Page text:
The exact method depends on the processor architecture and what operations it defines for transferring to kernel mode. One approach, and the traditional one on x86, was to use a software interrupt. It turns out this wasn't very fast for the general case so later, Intel added
SYSCALL and AMD added
SYSENTER. Windows XP and later choose an appropriate system call technique for the platform, at boot time.
You could choose to use specific software interrupt numbers for specific functions, but generally the processor doesn't have enough interrupts to cover all the system functions, so it's necessary to make one of the registers contain the function number required. If you're doing that anyway, it's not much of a hardship to only use the one system call function.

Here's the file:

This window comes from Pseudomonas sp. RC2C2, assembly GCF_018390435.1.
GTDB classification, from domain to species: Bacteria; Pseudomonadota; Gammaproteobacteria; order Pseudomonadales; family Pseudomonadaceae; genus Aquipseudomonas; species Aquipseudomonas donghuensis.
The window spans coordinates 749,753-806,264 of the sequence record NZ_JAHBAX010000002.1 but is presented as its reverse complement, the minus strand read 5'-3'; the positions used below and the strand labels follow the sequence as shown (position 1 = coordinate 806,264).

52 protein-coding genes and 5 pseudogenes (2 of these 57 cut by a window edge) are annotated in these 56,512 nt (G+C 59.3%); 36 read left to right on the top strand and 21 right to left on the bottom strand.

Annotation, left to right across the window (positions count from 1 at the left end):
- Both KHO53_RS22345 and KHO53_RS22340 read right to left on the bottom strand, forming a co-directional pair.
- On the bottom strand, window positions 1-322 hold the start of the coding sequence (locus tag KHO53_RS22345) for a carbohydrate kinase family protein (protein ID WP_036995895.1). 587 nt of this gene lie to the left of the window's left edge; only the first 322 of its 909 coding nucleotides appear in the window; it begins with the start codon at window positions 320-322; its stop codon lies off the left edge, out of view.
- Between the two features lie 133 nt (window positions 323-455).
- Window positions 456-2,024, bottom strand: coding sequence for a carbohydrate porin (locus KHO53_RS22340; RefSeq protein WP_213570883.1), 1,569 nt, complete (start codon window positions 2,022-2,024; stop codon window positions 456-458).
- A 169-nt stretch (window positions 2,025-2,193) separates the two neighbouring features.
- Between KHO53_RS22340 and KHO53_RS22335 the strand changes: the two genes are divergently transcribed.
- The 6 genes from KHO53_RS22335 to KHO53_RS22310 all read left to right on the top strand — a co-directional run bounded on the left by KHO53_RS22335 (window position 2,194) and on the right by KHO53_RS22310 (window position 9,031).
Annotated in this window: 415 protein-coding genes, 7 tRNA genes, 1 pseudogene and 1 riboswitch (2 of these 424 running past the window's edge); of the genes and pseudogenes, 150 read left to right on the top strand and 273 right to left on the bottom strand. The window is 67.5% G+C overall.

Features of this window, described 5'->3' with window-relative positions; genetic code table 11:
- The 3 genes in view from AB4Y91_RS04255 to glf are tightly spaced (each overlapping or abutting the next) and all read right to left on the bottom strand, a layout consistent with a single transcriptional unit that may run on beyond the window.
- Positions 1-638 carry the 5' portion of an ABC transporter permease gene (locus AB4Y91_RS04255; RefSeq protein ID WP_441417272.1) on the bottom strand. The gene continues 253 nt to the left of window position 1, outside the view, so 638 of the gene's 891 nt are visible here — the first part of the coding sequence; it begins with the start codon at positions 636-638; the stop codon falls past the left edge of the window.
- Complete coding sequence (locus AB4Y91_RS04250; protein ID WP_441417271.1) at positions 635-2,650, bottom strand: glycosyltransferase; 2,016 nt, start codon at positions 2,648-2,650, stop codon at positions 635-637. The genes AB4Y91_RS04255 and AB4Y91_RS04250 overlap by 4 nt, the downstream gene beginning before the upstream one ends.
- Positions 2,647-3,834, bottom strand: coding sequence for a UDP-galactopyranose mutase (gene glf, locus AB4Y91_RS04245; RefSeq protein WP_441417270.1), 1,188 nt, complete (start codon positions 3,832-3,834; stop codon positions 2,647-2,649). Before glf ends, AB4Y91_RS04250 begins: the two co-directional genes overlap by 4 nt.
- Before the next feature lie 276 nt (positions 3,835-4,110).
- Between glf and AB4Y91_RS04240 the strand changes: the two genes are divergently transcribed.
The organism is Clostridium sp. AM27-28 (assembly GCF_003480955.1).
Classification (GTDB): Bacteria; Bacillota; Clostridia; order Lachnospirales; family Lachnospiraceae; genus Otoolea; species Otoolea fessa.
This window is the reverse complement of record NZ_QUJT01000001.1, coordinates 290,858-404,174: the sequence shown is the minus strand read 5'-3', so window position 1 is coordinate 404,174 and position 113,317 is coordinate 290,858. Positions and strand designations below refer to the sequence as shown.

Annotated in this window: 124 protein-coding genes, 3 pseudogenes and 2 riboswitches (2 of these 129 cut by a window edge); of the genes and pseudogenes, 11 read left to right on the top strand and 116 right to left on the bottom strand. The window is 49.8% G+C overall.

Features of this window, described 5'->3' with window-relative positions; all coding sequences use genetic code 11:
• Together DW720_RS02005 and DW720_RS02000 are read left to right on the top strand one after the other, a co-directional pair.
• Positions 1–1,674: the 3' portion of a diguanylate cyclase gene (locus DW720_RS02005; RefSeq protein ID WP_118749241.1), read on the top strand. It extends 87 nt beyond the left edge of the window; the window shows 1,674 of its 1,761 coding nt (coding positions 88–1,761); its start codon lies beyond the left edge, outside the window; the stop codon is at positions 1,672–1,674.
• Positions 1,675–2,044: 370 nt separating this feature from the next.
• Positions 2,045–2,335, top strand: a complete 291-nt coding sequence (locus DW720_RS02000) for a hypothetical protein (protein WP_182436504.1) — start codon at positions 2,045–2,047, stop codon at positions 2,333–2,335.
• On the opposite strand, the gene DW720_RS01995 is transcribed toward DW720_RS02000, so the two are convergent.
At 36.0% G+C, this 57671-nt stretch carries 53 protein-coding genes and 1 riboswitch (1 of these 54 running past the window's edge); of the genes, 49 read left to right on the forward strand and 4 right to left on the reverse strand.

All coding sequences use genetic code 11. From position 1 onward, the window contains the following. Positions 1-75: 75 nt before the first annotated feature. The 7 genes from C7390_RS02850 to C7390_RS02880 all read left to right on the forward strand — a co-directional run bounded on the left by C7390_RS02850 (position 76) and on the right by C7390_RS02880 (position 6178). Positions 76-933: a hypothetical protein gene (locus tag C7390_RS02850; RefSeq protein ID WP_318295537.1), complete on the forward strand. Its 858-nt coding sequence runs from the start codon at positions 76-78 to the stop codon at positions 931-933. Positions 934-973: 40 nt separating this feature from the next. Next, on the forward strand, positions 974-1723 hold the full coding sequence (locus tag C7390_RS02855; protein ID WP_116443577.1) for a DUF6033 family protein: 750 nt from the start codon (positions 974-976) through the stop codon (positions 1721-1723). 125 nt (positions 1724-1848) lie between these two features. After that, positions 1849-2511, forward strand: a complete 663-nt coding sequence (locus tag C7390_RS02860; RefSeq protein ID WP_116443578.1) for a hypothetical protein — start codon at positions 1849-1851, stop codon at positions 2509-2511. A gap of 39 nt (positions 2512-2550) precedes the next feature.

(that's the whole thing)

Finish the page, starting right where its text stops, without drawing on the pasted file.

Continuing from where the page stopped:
Windows CE, before version 6.0, uses a side-by-side process virtual address model that actually allows processes to call into each other directly. The page protections are set up so that when this is done, an access violation fault occurs: the kernel gets control, fixes up the process address space (moving the called process into slot 0), fixes up slot-0-based arguments to point to the calling process, and returns to user mode. Because the return address is in another process, when the function call returns, the reverse process occurs. Unfortunately this model only allows very small virtual address spaces for each process (32MB) and a low number of processes (32), so Windows CE 6.0 reverts to a more traditional system call model.